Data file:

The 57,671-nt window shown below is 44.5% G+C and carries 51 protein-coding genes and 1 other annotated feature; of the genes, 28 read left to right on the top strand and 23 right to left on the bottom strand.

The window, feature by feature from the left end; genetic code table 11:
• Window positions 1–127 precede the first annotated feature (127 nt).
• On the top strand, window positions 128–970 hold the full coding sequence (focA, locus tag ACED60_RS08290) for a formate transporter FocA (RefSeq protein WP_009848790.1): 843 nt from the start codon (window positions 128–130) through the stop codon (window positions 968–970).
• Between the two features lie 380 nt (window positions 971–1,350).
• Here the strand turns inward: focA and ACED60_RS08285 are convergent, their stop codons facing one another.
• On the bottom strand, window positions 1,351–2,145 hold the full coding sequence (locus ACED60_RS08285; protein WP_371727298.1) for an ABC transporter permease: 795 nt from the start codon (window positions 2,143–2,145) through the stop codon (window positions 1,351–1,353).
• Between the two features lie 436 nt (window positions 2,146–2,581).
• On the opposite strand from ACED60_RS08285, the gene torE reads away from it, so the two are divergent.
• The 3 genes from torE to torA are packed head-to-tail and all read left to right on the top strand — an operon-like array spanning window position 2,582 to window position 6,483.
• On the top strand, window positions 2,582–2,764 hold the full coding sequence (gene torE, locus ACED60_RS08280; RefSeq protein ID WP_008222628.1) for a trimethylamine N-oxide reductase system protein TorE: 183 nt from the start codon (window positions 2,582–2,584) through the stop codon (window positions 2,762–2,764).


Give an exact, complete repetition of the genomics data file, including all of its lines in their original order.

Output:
The 57,671-nt window shown below is 44.5% G+C and carries 51 protein-coding genes and 1 other annotated feature; of the genes, 28 read left to right on the top strand and 23 right to left on the bottom strand.

The window, feature by feature from the left end; genetic code table 11:
• Window positions 1–127 precede the first annotated feature (127 nt).
• On the top strand, window positions 128–970 hold the full coding sequence (focA, locus tag ACED60_RS08290) for a formate transporter FocA (RefSeq protein WP_009848790.1): 843 nt from the start codon (window positions 128–130) through the stop codon (window positions 968–970).
• Between the two features lie 380 nt (window positions 971–1,350).
• Here the strand turns inward: focA and ACED60_RS08285 are convergent, their stop codons facing one another.
• On the bottom strand, window positions 1,351–2,145 hold the full coding sequence (locus ACED60_RS08285; protein WP_371727298.1) for an ABC transporter permease: 795 nt from the start codon (window positions 2,143–2,145) through the stop codon (window positions 1,351–1,353).
• Between the two features lie 436 nt (window positions 2,146–2,581).
• On the opposite strand from ACED60_RS08285, the gene torE reads away from it, so the two are divergent.
• The 3 genes from torE to torA are packed head-to-tail and all read left to right on the top strand — an operon-like array spanning window position 2,582 to window position 6,483.
• On the top strand, window positions 2,582–2,764 hold the full coding sequence (gene torE, locus ACED60_RS08280; RefSeq protein ID WP_008222628.1) for a trimethylamine N-oxide reductase system protein TorE: 183 nt from the start codon (window positions 2,582–2,584) through the stop codon (window positions 2,762–2,764).